By Chief Master Sgt. Edward Edgar
317th Recruiting Squadron superintendent
When I think about being a good Airman first, there are two quotes that have framed my focus.
The first came from Chief Master Sgt. A.C. Smith, who is the command chief master sergeant for the 388th Fighter Wing at Hill Air Force Base, Utah. It was part of his address to the Team Hill 5/6 Association, and I was attending as the president of Hill’s Top 3. He said:
“I was 19 years old when I got into the Air Force. I was 32 when the Air Force got into me.”
I heard the other quote while attending a senior noncommissioned officer induction seminar at Joint Base San Antonio-Lackland, Texas. We were being addressed by the commander’s panel, and one of the members urged us to “be visible in uniform with your stripes, be it on the flight line or on base at the commissary … be visible.”
These two senior leaders spoke about committing more to the Air Force than just your technical expertise, which should be a given.
The point is that although vital to force multiplication, simply recruiting is not enough. Being a great Airman requires ethical leadership that promotes the Air Force’s core values both within and outside your unit. It requires building a warrior ethos by honing your skills to support employment of military capabilities; skills that stagnate when we simply focus on tasks in our job description. It also requires self development that continually increases breadth and depth of knowledge and skill.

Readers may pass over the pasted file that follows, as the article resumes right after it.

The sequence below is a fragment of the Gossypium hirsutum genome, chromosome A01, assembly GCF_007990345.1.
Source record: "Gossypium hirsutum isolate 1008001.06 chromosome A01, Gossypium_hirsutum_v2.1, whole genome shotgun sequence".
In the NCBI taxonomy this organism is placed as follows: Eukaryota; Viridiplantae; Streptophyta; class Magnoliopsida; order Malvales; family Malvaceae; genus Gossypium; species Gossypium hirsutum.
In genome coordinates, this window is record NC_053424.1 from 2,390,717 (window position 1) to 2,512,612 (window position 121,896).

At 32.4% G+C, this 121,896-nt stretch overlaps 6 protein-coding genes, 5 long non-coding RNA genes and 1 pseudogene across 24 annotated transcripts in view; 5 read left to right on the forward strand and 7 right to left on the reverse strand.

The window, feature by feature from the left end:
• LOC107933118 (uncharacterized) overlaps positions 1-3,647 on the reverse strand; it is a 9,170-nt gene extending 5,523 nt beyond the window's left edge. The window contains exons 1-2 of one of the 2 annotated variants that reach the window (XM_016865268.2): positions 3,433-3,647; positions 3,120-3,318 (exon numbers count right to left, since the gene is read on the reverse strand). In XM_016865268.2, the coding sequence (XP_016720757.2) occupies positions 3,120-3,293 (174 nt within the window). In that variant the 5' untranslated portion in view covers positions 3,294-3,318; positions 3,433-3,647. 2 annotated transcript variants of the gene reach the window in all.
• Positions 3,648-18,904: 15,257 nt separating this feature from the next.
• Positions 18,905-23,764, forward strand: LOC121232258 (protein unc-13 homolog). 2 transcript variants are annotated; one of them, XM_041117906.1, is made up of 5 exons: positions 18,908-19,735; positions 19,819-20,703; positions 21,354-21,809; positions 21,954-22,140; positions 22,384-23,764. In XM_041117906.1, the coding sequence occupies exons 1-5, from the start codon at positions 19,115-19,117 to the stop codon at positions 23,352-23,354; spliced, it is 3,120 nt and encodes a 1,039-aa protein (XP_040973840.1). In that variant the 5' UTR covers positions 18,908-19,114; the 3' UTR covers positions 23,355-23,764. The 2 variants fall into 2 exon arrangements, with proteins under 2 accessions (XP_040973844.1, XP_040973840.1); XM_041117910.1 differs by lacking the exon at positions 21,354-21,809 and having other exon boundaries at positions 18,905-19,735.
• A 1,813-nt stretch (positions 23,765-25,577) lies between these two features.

What does all this mean? In my experience, we tend to compartmentalize in the recruiting career field much more than traditional Air Force Specialty Codes. You’ve no doubt heard the old saying that when you ask a United States Marine Corps member what they do, their response is “I’m a Marine,” or “Sailor” or “Soldier” for our sister services.
However, when you ask an Air Force member what they do, you might hear, “I am a heavy equipment operations technician.” While this pride in a specialty is admirable, overall growth comes from service pride.
Identify with the institution! Step out of your comfort zone and into leadership, mentorship and warrior ethos that build opportunities consistently and deliberately. The good news is the opportunities are endless. You can go wrong by showing your committment and passion for the Air Force by seeking out professional and personal educational opportunities or participating in professional organizations like the Top 3, Rising 6, or Air Force Sergeants Assocation. You can also support other shadow programs or community projects as well.
As most readers are not 19 years old, I’ll pose this question to you: “What age will you be when the Air Force gets in you?”
PHOTO: Capt. Alan Morford, U.S. Air Force Honor Guard Drill Team commander, moves through a gauntlet of spinning rifles during the Joint Service Drill Exhibition, April 12, 2014, at the Jefferson Memorial in Washington, D.C. (U.S. Air Force photo by Staff Sgt. Robert Cloys/Released)